I'm thinking and typing. And you're acting like an asshole in public.
Make it bigger and those costs come down.
How much and by what means? It's pretty well accepted that PV will be at $2/watt in 3-4 years. Thermal needs at least a 4x improvement in power/$ to be even worth considering unless it provides some unique benefits. (Storage is not one of them--we're not within a factor of 100 of having more solar online than we can use in real time.)
It's not big but it's big enough for a proof of concept.
And at three square miles it's not exactly small, either. PV has the advantage of being arbitrarily scalable, and not requiring dedicated land, which means it can be sited closer to the point of use.
So in other words this thing makes perfect sense and bitching about it [...]
It might make sense under some very specific criteria, but that is far from conclusively established. And using the brain for critical thinking and asking reasonable questions is not "bitching".
The capital costs of most central collector designs also favor going bigger.
Yeah, people keep saying that, while sidestepping the fact that this thermal plant cost >$7/watt, while photovoltaics are around $4/watt and falling fast.
Base load is the easy stuff in power generation. The peaks are vastly greater than the minimum demand at night.
Absolutely. The whole thing about the sun not shining at night is a total red herring, because that's not a problem until the day we produce more solar energy than we can use in real time, and we're a couple orders of magnitude away from that good problem too have.
PV does not scale well since if you double the size you only double the output. With thermal solutions of all types you can get a lot more heat out of stuff if you have a lot of hot stuff
No, not really. The energy available is directly proportional to the collector area, be it PV or thermal.
Besides, installed PV is around $4/watt (and falling fast), while this thermal plant was over $7/watt.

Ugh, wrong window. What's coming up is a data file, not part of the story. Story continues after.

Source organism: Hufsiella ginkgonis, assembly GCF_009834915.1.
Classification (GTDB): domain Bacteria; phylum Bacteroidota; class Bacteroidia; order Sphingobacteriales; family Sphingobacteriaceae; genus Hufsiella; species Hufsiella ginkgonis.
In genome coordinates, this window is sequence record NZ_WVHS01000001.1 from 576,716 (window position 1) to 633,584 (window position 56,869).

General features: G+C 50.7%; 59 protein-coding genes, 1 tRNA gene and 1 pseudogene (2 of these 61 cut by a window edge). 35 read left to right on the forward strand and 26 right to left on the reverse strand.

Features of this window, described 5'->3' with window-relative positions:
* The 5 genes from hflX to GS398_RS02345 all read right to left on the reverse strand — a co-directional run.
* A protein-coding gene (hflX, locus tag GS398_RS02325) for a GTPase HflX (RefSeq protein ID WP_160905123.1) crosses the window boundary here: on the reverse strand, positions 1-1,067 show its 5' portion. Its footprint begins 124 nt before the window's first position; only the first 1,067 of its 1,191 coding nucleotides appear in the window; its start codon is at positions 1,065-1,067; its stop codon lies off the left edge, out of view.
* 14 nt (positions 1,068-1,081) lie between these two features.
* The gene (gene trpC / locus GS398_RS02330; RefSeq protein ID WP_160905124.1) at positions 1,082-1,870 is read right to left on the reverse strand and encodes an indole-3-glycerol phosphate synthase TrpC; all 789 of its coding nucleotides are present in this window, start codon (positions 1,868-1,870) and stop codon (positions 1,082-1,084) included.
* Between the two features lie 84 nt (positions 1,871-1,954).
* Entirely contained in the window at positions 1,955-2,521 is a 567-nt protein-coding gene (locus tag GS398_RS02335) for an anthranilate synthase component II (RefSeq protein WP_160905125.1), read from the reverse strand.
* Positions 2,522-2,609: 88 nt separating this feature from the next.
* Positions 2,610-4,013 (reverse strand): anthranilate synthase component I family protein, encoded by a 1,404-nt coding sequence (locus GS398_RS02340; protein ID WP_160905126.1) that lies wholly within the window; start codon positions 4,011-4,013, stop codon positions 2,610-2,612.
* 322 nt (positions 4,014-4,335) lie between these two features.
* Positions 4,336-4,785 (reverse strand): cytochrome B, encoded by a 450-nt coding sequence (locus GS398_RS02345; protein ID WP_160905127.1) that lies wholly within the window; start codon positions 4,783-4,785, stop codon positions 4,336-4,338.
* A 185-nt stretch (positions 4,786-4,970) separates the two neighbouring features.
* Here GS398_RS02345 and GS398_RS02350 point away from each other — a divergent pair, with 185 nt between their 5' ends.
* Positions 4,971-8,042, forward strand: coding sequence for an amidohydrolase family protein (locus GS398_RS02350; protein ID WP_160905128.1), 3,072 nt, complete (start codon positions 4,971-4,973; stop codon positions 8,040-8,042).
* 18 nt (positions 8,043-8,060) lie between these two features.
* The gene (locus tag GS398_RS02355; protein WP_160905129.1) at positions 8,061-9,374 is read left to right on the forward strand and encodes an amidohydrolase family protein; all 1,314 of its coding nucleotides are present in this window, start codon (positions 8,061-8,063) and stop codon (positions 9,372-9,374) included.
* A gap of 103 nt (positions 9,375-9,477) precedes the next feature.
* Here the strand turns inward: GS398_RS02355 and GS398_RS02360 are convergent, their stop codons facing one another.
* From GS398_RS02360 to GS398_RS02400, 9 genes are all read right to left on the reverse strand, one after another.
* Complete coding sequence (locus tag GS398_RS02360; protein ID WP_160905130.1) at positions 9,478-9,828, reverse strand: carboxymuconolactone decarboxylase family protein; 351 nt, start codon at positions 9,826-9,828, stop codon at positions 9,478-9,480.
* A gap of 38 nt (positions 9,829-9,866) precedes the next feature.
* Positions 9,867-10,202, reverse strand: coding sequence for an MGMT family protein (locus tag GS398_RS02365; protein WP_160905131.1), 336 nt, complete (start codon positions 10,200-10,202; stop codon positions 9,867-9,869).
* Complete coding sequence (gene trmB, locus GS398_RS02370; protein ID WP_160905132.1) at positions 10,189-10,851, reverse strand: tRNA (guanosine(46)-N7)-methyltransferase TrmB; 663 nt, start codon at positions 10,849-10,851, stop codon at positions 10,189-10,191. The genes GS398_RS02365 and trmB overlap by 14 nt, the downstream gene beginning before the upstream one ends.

Code that's successful tends to last a lot longer than its creators anticipated, so lay that foundation carefully. It's usually worth investing effort to do it as right as possible the first time. Doing it "quick and dirty" is the equivalent of mailing somebody a bomb, and often the recipient of that bomb will be you.
That said, there are some fantastic programmers in the quick-n-dirty catagory. Use them effectively--to throw together proofs of concept and demos, to explore alternate implementations, etc. Just don't let them manage the whole damn project.
As the codebase gets larger and older, collecting dependencies along the way, it gets exponentially more expensive to redesign/rework components. Sometimes those are the only good ways to fix bugs, so you'll end up with not-so-good band-aid fixes instead. Then, your technical debt is growing exponentially along with your codebase.
This word is thrown around so many times I can only think of the famous line spoken by the Inigo Montoya character in The Princess Bride.
What, prepare to die?
obviously gasoline cars never catch on fire
Sarcasm detected successfully, but for the record: According to the National Fire Protection Agency, there were an estimated 184,500 conventional highway vehicle fires in 2010. That's an average of 505 fire per day.
Do you have a link to more recent data.